PLAINFIELD — The sleet fell fast Tuesday evening as a riderless horse began the ceremony to remember law enforcement officers killed in the line of duty. Project Blue Light remembers not only the officers, but their families who are trying to rebuild after these devastating losses.

Every December for the last 20 years, the Indiana Law Enforcement Academy, the training ground for future police officers, holds a Project Blue Light ceremony in Plainfield. This year, officers, cadets and family of the fallen officers honored four more names added to the roster of 433. They include Sgt. Edward Bollman of the Department of Natural Resources, Boone County Sheriff’s Deputy Jacob Pickett, Terre Haute Police patrolman Robert Pitts and Fort Wayne Police officer David Tinsley. The ceremony also remembered Hendricks County Sheriff’s K9 Cade.

Boone County Sheriff Mike Nielsen said feelings are still raw from March when Pickett, 34, was killed in pursuit of a suspect with K9 Brik.

“Jake’s boys were not here tonight, which is probably a good thing,” Nielsen said. “”We’re a little over nine months post incident and we’re still trying to find that new normal. I don’t know if we’ll ever find it, but every day it’s a little bit easier. We move on.”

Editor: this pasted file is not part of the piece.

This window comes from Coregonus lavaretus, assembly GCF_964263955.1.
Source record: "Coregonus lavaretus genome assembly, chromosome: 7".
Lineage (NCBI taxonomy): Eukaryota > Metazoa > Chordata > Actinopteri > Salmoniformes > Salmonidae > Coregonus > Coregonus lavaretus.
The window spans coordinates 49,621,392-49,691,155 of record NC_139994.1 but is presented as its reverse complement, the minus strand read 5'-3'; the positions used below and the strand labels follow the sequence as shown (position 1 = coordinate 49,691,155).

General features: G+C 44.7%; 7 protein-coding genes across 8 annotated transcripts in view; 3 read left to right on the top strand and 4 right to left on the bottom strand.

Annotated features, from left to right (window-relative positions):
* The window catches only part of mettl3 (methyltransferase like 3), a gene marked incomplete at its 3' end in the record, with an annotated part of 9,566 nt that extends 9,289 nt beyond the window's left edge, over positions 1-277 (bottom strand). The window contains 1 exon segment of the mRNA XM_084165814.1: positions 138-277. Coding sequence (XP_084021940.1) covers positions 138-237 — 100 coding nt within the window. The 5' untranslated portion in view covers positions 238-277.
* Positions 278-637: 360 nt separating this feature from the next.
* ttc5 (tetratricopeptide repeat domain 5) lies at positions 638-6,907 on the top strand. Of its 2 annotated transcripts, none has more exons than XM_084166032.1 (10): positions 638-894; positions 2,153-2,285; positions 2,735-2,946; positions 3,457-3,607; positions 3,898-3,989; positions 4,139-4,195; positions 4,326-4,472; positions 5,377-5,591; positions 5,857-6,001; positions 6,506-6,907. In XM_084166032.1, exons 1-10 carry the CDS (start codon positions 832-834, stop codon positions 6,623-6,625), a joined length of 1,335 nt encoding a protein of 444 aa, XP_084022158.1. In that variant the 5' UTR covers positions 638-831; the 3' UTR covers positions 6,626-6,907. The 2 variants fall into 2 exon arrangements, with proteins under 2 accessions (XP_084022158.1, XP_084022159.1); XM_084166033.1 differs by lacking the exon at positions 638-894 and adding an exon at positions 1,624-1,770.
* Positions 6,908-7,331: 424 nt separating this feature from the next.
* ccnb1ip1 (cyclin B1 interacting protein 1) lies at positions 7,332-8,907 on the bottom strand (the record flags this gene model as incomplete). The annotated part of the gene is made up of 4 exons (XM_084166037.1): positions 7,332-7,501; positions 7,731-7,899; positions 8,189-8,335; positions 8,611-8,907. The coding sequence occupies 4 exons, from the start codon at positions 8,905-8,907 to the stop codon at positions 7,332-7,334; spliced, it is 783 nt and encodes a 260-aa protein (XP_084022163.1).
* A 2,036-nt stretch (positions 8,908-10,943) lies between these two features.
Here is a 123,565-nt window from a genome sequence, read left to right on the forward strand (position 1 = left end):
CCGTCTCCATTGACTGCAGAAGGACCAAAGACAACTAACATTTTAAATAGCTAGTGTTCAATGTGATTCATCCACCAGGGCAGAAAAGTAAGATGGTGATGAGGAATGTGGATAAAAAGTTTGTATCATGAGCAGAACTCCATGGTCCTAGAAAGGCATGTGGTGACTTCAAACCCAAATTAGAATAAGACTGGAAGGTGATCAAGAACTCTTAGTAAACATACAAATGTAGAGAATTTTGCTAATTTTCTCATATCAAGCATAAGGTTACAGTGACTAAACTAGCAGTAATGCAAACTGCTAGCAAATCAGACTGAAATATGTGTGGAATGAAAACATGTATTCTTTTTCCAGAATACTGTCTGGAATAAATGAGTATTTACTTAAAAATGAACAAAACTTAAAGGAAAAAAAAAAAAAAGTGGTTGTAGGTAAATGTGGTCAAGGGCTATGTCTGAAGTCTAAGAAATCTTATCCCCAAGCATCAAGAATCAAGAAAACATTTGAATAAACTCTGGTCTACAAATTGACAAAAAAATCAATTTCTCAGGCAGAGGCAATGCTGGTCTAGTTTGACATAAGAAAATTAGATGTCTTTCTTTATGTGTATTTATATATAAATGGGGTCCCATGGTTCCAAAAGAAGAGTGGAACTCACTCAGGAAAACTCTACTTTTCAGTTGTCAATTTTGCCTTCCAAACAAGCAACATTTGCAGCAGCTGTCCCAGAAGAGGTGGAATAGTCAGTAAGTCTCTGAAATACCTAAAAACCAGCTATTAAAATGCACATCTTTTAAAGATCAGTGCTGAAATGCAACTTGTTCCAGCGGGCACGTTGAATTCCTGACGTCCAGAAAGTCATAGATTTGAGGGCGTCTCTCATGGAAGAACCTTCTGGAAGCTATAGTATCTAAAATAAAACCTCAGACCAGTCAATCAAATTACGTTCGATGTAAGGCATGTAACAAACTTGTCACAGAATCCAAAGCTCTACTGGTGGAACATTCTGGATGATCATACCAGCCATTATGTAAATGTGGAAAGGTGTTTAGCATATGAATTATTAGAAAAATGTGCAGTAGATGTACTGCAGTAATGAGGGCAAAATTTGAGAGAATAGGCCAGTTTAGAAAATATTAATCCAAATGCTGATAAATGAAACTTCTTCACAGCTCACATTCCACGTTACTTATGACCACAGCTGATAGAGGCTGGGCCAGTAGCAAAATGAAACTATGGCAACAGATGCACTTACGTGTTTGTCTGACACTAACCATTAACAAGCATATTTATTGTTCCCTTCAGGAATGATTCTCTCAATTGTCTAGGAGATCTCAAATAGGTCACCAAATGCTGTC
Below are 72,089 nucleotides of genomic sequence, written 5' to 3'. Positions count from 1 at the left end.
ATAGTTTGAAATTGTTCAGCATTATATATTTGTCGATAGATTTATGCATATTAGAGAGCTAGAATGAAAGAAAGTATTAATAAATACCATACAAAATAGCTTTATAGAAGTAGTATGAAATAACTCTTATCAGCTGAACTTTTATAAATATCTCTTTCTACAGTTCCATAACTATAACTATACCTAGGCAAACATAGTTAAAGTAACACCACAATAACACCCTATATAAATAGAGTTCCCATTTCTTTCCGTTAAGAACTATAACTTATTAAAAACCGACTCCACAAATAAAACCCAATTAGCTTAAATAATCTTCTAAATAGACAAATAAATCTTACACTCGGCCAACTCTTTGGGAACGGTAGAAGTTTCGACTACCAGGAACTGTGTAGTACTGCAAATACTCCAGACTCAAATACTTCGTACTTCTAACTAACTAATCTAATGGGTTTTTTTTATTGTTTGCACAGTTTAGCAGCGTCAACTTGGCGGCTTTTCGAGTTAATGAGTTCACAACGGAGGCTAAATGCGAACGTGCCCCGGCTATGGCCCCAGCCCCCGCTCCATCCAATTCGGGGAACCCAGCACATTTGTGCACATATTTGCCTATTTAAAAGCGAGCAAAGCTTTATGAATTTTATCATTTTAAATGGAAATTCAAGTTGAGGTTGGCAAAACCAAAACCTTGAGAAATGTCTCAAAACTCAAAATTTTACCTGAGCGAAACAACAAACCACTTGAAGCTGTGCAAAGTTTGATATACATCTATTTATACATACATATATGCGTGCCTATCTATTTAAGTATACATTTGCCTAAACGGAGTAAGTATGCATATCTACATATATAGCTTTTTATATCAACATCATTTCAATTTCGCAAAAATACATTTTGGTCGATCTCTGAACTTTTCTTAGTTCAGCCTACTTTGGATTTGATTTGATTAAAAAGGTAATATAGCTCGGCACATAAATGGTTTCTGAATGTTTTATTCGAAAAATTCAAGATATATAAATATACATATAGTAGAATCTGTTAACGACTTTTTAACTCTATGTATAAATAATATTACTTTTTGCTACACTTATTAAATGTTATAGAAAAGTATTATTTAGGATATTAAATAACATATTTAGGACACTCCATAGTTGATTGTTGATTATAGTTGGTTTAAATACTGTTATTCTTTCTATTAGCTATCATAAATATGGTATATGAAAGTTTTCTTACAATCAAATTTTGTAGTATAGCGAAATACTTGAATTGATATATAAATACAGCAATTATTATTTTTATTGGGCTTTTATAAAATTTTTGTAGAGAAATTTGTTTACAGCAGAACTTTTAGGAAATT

Nielsen added that he is still grieving and trying to understand.

“Some of us, like myself, have to have a therapist to get us through that,” Nielsen admitted. “I never imagined anything like this happening on my watch.”

The other officers added to the roll call this year included Tinsley, a 16-year veteran, who died of a heart attack while searching for a suspect following a vehicle pursuit.

Bollman, 44, died while trying to rescue a friend while ice fishing in Frankton last February.

Pitts, 45, of the Terre Haute Police Department, was shot while trying to apprehend a murder suspect in May. He was also a 16-year veteran of the force.

In attendance at the ceremony was his father, Greg Pitts, a former Sullivan officer and his step-mother, Sue.

His father said the loss is still raw every time the family makes an appearance.

“It brings us right back to that day,” Pitts said. “But we got to meet, tonight, some of the other survivors that we haven’t met before. It’s good that you can talk to the survivors because we can relate to each other. You know, you can talk to so many people and they give you their sympathies, but it’s not like talking to somebody that knows how you’re feeling.”

Tim Horty, the recently-appointed executive director of the Indiana Law Enforcement Academy, said nationally officer deaths in the line of duty are up 5 percent.